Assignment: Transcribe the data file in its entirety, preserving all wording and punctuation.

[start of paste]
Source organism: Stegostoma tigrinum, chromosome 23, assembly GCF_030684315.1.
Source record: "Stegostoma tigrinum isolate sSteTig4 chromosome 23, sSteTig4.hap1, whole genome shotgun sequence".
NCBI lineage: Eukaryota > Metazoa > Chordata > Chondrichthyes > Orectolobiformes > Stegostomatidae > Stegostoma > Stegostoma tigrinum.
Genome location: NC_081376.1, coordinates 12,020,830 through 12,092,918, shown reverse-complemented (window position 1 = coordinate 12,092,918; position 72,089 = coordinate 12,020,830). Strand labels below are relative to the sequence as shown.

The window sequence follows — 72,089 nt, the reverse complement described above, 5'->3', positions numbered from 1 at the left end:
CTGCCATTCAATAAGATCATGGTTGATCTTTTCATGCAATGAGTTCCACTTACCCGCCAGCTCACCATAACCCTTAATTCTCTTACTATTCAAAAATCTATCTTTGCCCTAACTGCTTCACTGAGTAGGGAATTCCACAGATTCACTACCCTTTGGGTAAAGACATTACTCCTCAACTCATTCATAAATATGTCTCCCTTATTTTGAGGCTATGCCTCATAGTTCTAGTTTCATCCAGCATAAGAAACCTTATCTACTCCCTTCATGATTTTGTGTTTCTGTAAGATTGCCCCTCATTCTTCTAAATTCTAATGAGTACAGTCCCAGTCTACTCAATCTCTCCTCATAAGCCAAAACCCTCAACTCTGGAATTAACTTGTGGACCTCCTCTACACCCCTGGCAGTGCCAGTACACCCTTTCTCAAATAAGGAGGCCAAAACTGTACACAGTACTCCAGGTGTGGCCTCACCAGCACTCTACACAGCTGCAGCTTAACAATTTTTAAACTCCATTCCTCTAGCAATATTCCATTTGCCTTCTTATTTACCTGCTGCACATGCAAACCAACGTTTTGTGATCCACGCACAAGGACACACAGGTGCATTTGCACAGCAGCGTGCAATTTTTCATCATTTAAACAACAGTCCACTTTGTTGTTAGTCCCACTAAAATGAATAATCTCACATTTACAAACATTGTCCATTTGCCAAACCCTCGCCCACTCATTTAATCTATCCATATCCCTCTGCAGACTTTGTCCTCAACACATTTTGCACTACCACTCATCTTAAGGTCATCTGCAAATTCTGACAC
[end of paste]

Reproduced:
Source organism: Stegostoma tigrinum, chromosome 23, assembly GCF_030684315.1.
Source record: "Stegostoma tigrinum isolate sSteTig4 chromosome 23, sSteTig4.hap1, whole genome shotgun sequence".
NCBI lineage: Eukaryota > Metazoa > Chordata > Chondrichthyes > Orectolobiformes > Stegostomatidae > Stegostoma > Stegostoma tigrinum.
Genome location: NC_081376.1, coordinates 12,020,830 through 12,092,918, shown reverse-complemented (window position 1 = coordinate 12,092,918; position 72,089 = coordinate 12,020,830). Strand labels below are relative to the sequence as shown.

The window sequence follows — 72,089 nt, the reverse complement described above, 5'->3', positions numbered from 1 at the left end:
CTGCCATTCAATAAGATCATGGTTGATCTTTTCATGCAATGAGTTCCACTTACCCGCCAGCTCACCATAACCCTTAATTCTCTTACTATTCAAAAATCTATCTTTGCCCTAACTGCTTCACTGAGTAGGGAATTCCACAGATTCACTACCCTTTGGGTAAAGACATTACTCCTCAACTCATTCATAAATATGTCTCCCTTATTTTGAGGCTATGCCTCATAGTTCTAGTTTCATCCAGCATAAGAAACCTTATCTACTCCCTTCATGATTTTGTGTTTCTGTAAGATTGCCCCTCATTCTTCTAAATTCTAATGAGTACAGTCCCAGTCTACTCAATCTCTCCTCATAAGCCAAAACCCTCAACTCTGGAATTAACTTGTGGACCTCCTCTACACCCCTGGCAGTGCCAGTACACCCTTTCTCAAATAAGGAGGCCAAAACTGTACACAGTACTCCAGGTGTGGCCTCACCAGCACTCTACACAGCTGCAGCTTAACAATTTTTAAACTCCATTCCTCTAGCAATATTCCATTTGCCTTCTTATTTACCTGCTGCACATGCAAACCAACGTTTTGTGATCCACGCACAAGGACACACAGGTGCATTTGCACAGCAGCGTGCAATTTTTCATCATTTAAACAACAGTCCACTTTGTTGTTAGTCCCACTAAAATGAATAATCTCACATTTACAAACATTGTCCATTTGCCAAACCCTCGCCCACTCATTTAATCTATCCATATCCCTCTGCAGACTTTGTCCTCAACACATTTTGCACTACCACTCATCTTAAGGTCATCTGCAAATTCTGACAC